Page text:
“I just love when people are screaming passionately about things like a LeBron tweet where they just have so much time they need to fill that they will get on their soap box about the most trivial things and run with it for five minutes and get emotional and there’s nothing funnier.

“Joe and Evan just have a really funny rhythm, where Evan does most of the talking, and Joe is like one of the Pips sometimes. Gladys Knight is doing most of the talking and Joe is like, ‘Absolutely. You got it right there, bro. No, definitely, no doubt about it. That’s not going to work, gotta trade him, gotta trade him.’

“He’s just got the funniest voice for a guy who Adam would be a devoted listener to.”

In one scene, Sandler’s character drives to pick up Rock at a high-end Manhattan hotel, and he turns the radio from WFAN to NPR for fear of embarrassment when he sees hipsters standing on the sidewalk outside the entrance.

There is a Little League baseball scene in the movie, filmed at City Stadium Park in Glen Cove, but for a guy with as extensive a writing and acting experience as Smigel, he has relatively little sports on his professional resume.

He said the most “sports-y” thing he has done was the classic “Saturday Night Live” skits featuring heavily accented, avid Chicago Bears fans who worship coach Mike Ditka. He co-wrote those with Bob Odenkirk. He’s more well-known for the “TV Funhouse” cartoons and Triumph, the Insult Comic Dog.

Smigel lived in Chicago for three years in the 1980s and learned the sports vibe when he attended a Cubs game at Wrigley Field and asked for the best available seat. He got one behind the dugout, only to discover that bleacher seats were the ones everyone wanted.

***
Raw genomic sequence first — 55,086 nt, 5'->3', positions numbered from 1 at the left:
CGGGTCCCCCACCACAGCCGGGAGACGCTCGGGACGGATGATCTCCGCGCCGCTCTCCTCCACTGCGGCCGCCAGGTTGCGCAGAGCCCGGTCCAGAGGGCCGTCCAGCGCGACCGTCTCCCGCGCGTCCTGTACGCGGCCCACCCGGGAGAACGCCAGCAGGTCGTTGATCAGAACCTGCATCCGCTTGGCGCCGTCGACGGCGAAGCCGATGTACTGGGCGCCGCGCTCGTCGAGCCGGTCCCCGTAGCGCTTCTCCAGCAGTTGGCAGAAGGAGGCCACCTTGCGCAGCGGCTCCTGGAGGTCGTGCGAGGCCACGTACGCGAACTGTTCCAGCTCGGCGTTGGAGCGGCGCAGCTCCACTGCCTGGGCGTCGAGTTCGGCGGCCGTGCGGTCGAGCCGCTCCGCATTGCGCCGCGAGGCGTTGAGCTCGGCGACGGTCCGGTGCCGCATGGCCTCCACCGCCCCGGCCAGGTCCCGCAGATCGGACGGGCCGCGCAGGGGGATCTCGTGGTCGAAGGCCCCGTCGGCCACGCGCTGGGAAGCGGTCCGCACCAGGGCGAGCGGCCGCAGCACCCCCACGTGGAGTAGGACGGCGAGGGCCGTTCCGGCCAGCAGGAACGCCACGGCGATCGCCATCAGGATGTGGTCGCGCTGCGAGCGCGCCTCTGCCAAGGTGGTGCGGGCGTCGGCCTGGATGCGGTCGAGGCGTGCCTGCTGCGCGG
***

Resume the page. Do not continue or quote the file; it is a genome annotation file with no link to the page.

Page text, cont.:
“It was really big in Chicago,” he said of the skit. “It’s one of those ones that people still are aware of because people use ‘Da Bears’ in sports headlines all the time.”

Smigel said the “SNL” writers’ room was light on sports followers. “It was almost a snobbery thing where if you’re too into sports you’re wasting time,” he said. “You should be reading books.”

But Sandler and Smigel found in each other someone to talk sports to, and also found that both were connected to sports through their fathers. Smigel’s dad died in 2016, not long before he wrote the script.

“He’s in the [Sandler] character; so is Adam’s dad,” Smigel said. “This movie came easily to us because one of the things we always connected with at ‘SNL’ is we were two guys who had very loving and close-knit families and parents and we both worshipped our dads and our dads were strong personalities.”

About that Islanders cap: Did he get many positive comments on it from the locals?

“I think when you’re out there wearing it and you’re not with the movie you’re just another guy in an Islanders hat,” he said. “When I was shooting the movie, I got [only] a couple of positive comments from people, maybe because people aren’t that psyched about the Islanders.”